Seasoned Advice is a question and answer site for professional and amateur chefs. Join them; it only takes a minute:

Sign up
Here's how it works:
  1. Anybody can ask a question
  2. Anybody can answer
  3. The best answers are voted up and rise to the top

Most restaurants in the US bring either biscuits or rolls to the table with your meal.

What is the difference between the two?

share|improve this question
I think you might need to clarify about regions? It's definitely not true that most restaurants across the entire US do this. Maybe you're talking about the south, where biscuits are pretty common? – Jefromi Aug 16 '12 at 1:33
I'm not sure I understand your question, could you please clarify which meanings of roll and bisquit you are using? The two I an thinking of are completely different things, it is like asking what is the difference between apples and parmesan. – rumtscho Aug 16 '12 at 1:33
Additionally, if you're basing this on having eaten in enough restaurants to say most of them served biscuits or rolls, could you not tell the difference? Are you asking about how they're made? What are you asking that and don't answer? – Jefromi Aug 16 '12 at 1:34
I think there's a certain European perspective that might provide clarity here - does the questioner actually want to refer to "bread sticks" versus "crackers"? – klypos Aug 16 '12 at 2:07
Biscuit = English scone? – TFD Aug 16 '12 at 8:15
up vote 7 down vote accepted

In the U.S. biscuits are made with chemical leavening, they use baking powder to cause them to rise.

Rolls (or dinner rolls) are yeast bread.

There are obviously other differences in the recipe(s) but baking powder vs. yeast is the essential difference.

share|improve this answer
the baking powder vs yeast must be the ticket - thanks – warren Aug 16 '12 at 14:38
Depending on what kinds of biscuits the OP has been having, they may also have a lot more fat, which can have as much an effect on flavor and texture as the leavening. – Jefromi Aug 16 '12 at 17:22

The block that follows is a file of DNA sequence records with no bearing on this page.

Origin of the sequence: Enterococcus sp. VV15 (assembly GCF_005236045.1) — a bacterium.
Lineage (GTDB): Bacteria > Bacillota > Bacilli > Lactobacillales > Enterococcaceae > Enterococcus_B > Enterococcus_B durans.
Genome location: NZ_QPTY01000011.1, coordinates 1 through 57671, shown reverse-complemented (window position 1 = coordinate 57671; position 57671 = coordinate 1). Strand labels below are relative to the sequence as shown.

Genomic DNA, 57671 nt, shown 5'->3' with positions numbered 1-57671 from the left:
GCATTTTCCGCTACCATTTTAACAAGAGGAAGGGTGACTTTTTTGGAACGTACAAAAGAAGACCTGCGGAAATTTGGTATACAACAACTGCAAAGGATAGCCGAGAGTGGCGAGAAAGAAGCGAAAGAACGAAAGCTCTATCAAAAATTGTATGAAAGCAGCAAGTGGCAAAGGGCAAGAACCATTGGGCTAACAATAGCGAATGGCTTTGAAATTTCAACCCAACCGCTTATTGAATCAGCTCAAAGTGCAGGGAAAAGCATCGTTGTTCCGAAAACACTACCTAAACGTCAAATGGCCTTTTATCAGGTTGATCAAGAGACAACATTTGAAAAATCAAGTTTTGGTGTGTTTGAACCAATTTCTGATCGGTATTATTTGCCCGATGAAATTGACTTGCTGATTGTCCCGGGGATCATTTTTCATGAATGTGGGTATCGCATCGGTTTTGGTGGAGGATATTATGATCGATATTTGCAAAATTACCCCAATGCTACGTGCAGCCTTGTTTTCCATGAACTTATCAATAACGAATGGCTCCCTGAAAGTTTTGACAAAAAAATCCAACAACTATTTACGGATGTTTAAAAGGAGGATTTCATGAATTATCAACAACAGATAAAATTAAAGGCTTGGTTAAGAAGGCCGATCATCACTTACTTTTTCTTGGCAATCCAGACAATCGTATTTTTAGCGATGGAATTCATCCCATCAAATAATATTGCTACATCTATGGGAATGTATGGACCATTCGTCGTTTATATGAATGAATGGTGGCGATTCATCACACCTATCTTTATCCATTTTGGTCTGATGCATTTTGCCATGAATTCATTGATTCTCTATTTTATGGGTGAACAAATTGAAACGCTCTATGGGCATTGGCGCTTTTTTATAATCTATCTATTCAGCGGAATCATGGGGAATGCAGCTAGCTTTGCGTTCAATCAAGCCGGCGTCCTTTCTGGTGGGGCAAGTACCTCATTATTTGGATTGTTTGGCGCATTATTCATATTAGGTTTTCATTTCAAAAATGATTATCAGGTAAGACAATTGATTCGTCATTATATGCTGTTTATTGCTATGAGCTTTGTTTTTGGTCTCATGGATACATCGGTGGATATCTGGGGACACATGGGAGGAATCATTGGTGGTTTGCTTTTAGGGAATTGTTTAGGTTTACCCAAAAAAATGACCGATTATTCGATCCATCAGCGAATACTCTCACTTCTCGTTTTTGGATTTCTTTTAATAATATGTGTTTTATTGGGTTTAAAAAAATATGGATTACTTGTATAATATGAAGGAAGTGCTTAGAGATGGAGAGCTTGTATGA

@Jefromi, true, The fat-flour ratio is also significantly different for biscuits. Good point. – Cos Callis Aug 16 '12 at 17:43
Biscuits, in my experience, tend to be more crumbly (i.e. cannot be successfully sliced), while bread it more... bready? – Adele C Aug 17 '12 at 2:20
This answer is a little misleading. Yes, rolls and biscuits are risen differently but this is not what makes the difference. The difference between them is how the fat is incorporated and how much gluten is formed. The leavening is a byproduct of this difference, not a cause. – Sobachatina Dec 21 '15 at 23:37

The principle difference between dinner rolls and biscuits is how they are assembled not how they are risen.

Dinner rolls are normal glutinous bread

With this method, wheat flour is mixed with water to form gluten. The dough is kneaded to align the gluten into sheets which can be inflated. Developing the gluten is essential to this type of dough.

When baked, this dough produces a springy sponge that is chewy and easy to slice.

Dinner rolls

Biscuits are assembled using the aptly named "biscuit method"

With this method, solid fat is cut into flour. The fat is not fully incorporated but is instead left in small pieces. Liquid is added and mixed in only briefly. Only a very small amount of gluten is formed and the fat is not homogeneously distributed in the dough.

When the dough bakes, the pockets of fat and lack of gluten produce a flaky, fragile product which is the characteristic biscuit texture.



  • Dinner rolls often have more fat and sugar than regular bread dough. This makes them more tender and richly flavored than regular bread.
  • Gluten also caused rolls and biscuits to be formed differently:
    • Rolls are made from balls of dough that are rolled to give them a tight skin
    • Biscuits are either cut into shape or spooned onto a pan
  • Rolls are risen with yeast, and biscuits with baking soda/powder. This does not cause the differences in texture but is a result of it.
    • Yeast acts slowly and, if used in biscuits, the rise time would allow gluten development which would make them less tender.
    • Conversely, baking soda doesn't have as much lift and wouldn't inflate a springy glutinous dough as much.
share|improve this answer

Your Answer


By posting your answer, you agree to the privacy policy and terms of service.

Not the answer you're looking for? Browse other questions tagged or ask your own question.